Training for vacation

7/31/2017  By ThirtyPercenter

July 31, 2017

Each month, we feature a post from an employee contributor on a health topic of their choice.


Amy Diaz, KVH Contributor*

I joke with my family that they should train before they go on vacation with me.  I’m not entirely kidding.

In fact, I think we may have committed a cultural faux pas in 2014 when my then 18-year old stepdaughter chugged a liter of exorbitantly expensive water at a temple in Kyoto, Japan.  Based on the special packaging and the horrified looks of those surrounding us, I think it might have been holy water. 

I’m pretty sure my daughter was on the verge of heat exhaustion, having combined high temperatures, high humidity, and strenuous physical activity.  That temple was not the first we had visited that day.  The fact that it was located at the top of a giant hill also wasn’t unique.  

This is definitely an example of what not to do on vacation.  If you like to stay active, here are my recommendations for what you should do.  And, yes, I’m going to start with training.


Photo: At Fushimi Inari Shrine in Kyoto, Japan.  All is well in the morning hours!

Train for your vacation: If your summer vacations are anything like mine, you want to enjoy the outdoors.  You might like hiking or biking, kayaking or rafting, or any other number of outdoor pursuits.

However, if you’re planning an 18-mile mountain bike ride and you haven’t ridden your bike in three years, you’re going to end up drinking the holy water, too.  It’s best to increase your mileage gradually, leading up to your departure date.  An added benefit is thinking about how amazing your vacation will be while you’re training.  Now you’re enjoying your vacation before you’re even on vacation!

Plan, plan, plan! And the more data, the better: I love data. Any kind of data. I also love planning. Weatherspark.com has loads of average historical weather data.  You can find graphs of everything from average daily high and low temperatures, wind speed and direction, chance of precipitation, monthly rainfall amounts, cloud cover, humidity, and more.  I think it’s a website that every data nerd should see.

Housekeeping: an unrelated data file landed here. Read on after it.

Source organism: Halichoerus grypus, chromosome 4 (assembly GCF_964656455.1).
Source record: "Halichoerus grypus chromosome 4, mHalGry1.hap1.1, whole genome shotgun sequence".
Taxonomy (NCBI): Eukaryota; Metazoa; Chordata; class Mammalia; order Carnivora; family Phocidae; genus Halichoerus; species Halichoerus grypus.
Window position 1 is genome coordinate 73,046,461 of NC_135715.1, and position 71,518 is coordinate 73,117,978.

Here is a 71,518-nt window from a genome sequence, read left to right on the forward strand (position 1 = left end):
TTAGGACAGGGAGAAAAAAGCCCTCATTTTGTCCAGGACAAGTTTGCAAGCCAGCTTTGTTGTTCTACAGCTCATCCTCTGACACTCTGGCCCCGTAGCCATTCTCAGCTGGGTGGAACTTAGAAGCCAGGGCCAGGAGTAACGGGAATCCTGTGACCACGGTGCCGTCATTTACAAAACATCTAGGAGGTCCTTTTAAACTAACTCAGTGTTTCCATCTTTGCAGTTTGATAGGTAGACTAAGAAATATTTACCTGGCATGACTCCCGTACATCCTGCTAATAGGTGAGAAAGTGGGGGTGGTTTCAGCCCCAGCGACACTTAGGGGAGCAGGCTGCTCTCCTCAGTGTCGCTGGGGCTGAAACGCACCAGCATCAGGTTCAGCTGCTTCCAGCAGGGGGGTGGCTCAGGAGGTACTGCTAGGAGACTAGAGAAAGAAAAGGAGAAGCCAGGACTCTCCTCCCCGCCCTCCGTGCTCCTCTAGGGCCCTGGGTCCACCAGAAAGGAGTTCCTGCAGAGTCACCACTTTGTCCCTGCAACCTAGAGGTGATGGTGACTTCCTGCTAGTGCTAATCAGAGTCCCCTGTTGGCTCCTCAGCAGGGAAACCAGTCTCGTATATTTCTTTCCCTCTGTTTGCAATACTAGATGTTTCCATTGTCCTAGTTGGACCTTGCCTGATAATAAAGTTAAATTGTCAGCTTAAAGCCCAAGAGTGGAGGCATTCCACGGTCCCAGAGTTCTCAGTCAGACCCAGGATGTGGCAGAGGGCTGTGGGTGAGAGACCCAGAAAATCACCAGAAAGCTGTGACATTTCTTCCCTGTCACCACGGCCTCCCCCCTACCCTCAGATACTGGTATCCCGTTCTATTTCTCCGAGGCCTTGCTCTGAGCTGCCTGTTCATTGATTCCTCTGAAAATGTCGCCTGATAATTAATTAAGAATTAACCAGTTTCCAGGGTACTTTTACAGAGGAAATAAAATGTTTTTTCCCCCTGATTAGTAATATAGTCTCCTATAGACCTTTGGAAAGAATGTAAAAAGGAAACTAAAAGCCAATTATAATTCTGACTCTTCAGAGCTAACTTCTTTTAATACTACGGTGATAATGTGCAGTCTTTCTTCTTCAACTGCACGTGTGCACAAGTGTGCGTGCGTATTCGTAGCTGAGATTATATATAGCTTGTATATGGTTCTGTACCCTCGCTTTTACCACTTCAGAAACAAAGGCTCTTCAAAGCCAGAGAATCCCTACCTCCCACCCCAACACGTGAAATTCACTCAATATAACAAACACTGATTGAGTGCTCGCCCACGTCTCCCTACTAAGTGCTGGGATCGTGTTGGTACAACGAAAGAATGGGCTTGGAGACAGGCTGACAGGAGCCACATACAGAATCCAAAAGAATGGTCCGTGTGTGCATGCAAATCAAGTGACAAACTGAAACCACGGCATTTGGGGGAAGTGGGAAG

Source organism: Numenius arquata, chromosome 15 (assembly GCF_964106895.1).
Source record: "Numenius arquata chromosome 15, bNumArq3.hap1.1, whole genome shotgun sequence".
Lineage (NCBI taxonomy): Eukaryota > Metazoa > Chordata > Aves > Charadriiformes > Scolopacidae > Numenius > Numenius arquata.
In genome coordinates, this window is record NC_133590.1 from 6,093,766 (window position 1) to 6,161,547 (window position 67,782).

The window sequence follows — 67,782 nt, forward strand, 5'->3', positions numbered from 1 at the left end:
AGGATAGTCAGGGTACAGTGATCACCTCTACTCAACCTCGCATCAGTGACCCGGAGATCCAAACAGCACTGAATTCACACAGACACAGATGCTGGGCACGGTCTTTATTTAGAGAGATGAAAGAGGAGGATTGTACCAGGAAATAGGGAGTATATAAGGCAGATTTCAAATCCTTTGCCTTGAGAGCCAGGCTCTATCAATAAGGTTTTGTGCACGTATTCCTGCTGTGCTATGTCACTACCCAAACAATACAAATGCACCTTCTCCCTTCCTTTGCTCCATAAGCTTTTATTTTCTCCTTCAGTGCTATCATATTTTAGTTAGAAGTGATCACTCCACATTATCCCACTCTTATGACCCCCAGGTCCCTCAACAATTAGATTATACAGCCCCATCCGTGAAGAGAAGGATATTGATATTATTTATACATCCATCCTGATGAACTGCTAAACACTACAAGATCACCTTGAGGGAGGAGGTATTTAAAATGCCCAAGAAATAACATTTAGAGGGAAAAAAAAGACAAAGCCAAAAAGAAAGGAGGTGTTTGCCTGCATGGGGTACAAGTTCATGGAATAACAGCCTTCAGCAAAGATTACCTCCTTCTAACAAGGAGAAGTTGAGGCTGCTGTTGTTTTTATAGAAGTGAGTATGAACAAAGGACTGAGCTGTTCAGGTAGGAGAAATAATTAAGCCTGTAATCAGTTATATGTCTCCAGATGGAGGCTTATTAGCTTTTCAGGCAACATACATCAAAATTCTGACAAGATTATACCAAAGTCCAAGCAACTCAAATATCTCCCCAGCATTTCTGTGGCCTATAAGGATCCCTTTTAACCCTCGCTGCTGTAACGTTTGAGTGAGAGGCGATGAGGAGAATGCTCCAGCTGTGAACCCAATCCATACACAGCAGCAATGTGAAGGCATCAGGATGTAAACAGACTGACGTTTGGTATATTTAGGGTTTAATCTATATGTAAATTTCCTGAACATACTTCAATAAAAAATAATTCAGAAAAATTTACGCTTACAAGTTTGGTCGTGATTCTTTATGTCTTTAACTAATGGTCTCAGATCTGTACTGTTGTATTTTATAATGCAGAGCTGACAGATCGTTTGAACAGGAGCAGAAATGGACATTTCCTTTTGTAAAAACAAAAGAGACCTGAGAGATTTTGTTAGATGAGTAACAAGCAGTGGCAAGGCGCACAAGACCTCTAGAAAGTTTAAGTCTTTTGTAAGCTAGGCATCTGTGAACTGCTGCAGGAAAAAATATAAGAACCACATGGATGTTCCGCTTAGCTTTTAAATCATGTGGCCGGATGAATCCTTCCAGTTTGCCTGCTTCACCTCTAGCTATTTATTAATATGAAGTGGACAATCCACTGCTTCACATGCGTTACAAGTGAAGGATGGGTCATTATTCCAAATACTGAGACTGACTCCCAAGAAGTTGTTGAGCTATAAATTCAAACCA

I have used weatherspark to decide the best time of year to vacation in a particular area, or even which area of a state to explore.  Steamboat Springs, Colorado, for example, has about a 20% chance of rain on any given summer day.  This is also true for Colorado Springs for the month of June, but the odds of rain in Colorado Springs increase steadily until early August, when the chance is closer to 40%. 

I’ve been to both places in August, and I have to say the numbers didn’t lie.  There’s a particular bike ride above treeline near Colorado Springs that the locals say can be heaven or hell, depending on the weather.  I definitely didn’t see any angels.  (This ride is now commonly referred to in my household as the “worst bike ride ever” and is used as a comparison tool for all other terrible bike rides.)


Photo: Two days later, at a different ride with the sun shining and the angels definitely singing.

Sorry, back to data. And planning.  Once we’ve decided where we’re going, I frequently use TripAdvisor to get ideas for the top things to do in the area.  I like TripAdvisor because it includes both indoor and outdoor activities. 

We do like to mountain bike on vacation, and I love apps that are available offline like MTB Project or Trailforks.  Once you’ve loaded the maps on your cell phone, you can take off on your route and track yourself with your phone’s GPS capabilities, even when you don’t have access to cellular service.  I’ve used this in an area that was pretty dense with trails to backtrack when I’ve taken a wrong turn.

Take a walk or a run after you arrive to orient yourself to your temporary home: No matter where I stay, I will always ask if there are any areas that I should avoid for safety reasons before I set out.  At a hotel you can ask your concierge.  With Airbnb, you can ask your host.  If you’re camping, you can find a local to help you get the lay of the land.

Once you’ve planned your route around any hot spots that should be avoided, take off, and take care.  But be prepared to shorten your excursion if needed.  That altitude in Colorado is no joke.  My typical daily run became a short, wheezy walk on my first day at 9,000 feet.

Be flexible: Even if you’ve trained, planned, and oriented yourself to your temporary home, you should remain flexible.  Our most recent vacation happened to be to the Central Okanogan area of British Columbia.  I should mention here that the Central Okanogan area of British Columbia was almost entirely on fire. 

On one day of our vacation, we did none of the outdoor activities that we had planned because the air was hazardous to breathe.  Thanks to TripAdvisor, we found some indoor activities that were pretty cool.

I’m also fairly certain that my daughter appreciated this flexibility clause after we visited the beautiful mountain-top temples in Japan.  In the end, we found an amazing ice cream shop that we never would have discovered!


Photo: An unexpected turn led to this amazing ice cream creation.

*Opinions expressed by KVH Contributors are their own. Managed by Kittitas Valley Healthcare, Thirty Percenters does not provide medical advice. For medical advice, please see your healthcare professional.